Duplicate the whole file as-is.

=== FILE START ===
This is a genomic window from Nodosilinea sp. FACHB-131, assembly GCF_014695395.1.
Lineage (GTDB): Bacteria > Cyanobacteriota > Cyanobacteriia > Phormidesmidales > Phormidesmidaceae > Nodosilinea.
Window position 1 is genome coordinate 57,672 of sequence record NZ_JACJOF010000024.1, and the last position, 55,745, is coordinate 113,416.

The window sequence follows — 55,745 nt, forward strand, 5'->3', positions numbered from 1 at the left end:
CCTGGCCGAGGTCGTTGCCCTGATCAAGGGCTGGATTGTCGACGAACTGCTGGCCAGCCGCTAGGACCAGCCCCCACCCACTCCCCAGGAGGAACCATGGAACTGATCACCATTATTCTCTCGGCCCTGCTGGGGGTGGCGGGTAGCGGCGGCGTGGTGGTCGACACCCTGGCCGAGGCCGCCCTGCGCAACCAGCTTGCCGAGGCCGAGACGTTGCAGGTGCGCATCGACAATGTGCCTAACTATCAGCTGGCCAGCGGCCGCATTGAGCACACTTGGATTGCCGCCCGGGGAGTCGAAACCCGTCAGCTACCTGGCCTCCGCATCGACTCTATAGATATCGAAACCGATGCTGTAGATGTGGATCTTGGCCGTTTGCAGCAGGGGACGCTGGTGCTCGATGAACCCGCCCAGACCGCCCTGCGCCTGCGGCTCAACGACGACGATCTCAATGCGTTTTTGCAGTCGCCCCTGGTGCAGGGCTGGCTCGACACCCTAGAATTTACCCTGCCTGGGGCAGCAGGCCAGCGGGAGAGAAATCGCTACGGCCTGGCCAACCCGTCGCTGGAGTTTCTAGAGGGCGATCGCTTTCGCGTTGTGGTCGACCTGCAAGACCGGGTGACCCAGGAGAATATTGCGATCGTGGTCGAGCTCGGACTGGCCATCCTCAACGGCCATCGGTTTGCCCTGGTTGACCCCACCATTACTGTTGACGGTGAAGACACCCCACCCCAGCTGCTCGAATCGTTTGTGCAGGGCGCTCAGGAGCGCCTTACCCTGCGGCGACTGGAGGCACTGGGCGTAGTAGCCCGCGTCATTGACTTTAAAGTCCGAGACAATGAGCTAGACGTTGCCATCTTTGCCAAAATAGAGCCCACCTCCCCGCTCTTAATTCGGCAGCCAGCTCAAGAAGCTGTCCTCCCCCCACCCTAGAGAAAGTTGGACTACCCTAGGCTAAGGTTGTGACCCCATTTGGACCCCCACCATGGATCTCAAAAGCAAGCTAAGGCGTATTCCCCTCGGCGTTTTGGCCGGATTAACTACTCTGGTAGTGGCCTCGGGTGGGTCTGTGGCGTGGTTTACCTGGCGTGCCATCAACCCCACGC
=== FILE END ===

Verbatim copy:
This is a genomic window from Nodosilinea sp. FACHB-131, assembly GCF_014695395.1.
Lineage (GTDB): Bacteria > Cyanobacteriota > Cyanobacteriia > Phormidesmidales > Phormidesmidaceae > Nodosilinea.
Window position 1 is genome coordinate 57,672 of sequence record NZ_JACJOF010000024.1, and the last position, 55,745, is coordinate 113,416.

The window sequence follows — 55,745 nt, forward strand, 5'->3', positions numbered from 1 at the left end:
CCTGGCCGAGGTCGTTGCCCTGATCAAGGGCTGGATTGTCGACGAACTGCTGGCCAGCCGCTAGGACCAGCCCCCACCCACTCCCCAGGAGGAACCATGGAACTGATCACCATTATTCTCTCGGCCCTGCTGGGGGTGGCGGGTAGCGGCGGCGTGGTGGTCGACACCCTGGCCGAGGCCGCCCTGCGCAACCAGCTTGCCGAGGCCGAGACGTTGCAGGTGCGCATCGACAATGTGCCTAACTATCAGCTGGCCAGCGGCCGCATTGAGCACACTTGGATTGCCGCCCGGGGAGTCGAAACCCGTCAGCTACCTGGCCTCCGCATCGACTCTATAGATATCGAAACCGATGCTGTAGATGTGGATCTTGGCCGTTTGCAGCAGGGGACGCTGGTGCTCGATGAACCCGCCCAGACCGCCCTGCGCCTGCGGCTCAACGACGACGATCTCAATGCGTTTTTGCAGTCGCCCCTGGTGCAGGGCTGGCTCGACACCCTAGAATTTACCCTGCCTGGGGCAGCAGGCCAGCGGGAGAGAAATCGCTACGGCCTGGCCAACCCGTCGCTGGAGTTTCTAGAGGGCGATCGCTTTCGCGTTGTGGTCGACCTGCAAGACCGGGTGACCCAGGAGAATATTGCGATCGTGGTCGAGCTCGGACTGGCCATCCTCAACGGCCATCGGTTTGCCCTGGTTGACCCCACCATTACTGTTGACGGTGAAGACACCCCACCCCAGCTGCTCGAATCGTTTGTGCAGGGCGCTCAGGAGCGCCTTACCCTGCGGCGACTGGAGGCACTGGGCGTAGTAGCCCGCGTCATTGACTTTAAAGTCCGAGACAATGAGCTAGACGTTGCCATCTTTGCCAAAATAGAGCCCACCTCCCCGCTCTTAATTCGGCAGCCAGCTCAAGAAGCTGTCCTCCCCCCACCCTAGAGAAAGTTGGACTACCCTAGGCTAAGGTTGTGACCCCATTTGGACCCCCACCATGGATCTCAAAAGCAAGCTAAGGCGTATTCCCCTCGGCGTTTTGGCCGGATTAACTACTCTGGTAGTGGCCTCGGGTGGGTCTGTGGCGTGGTTTACCTGGCGTGCCATCAACCCCACGC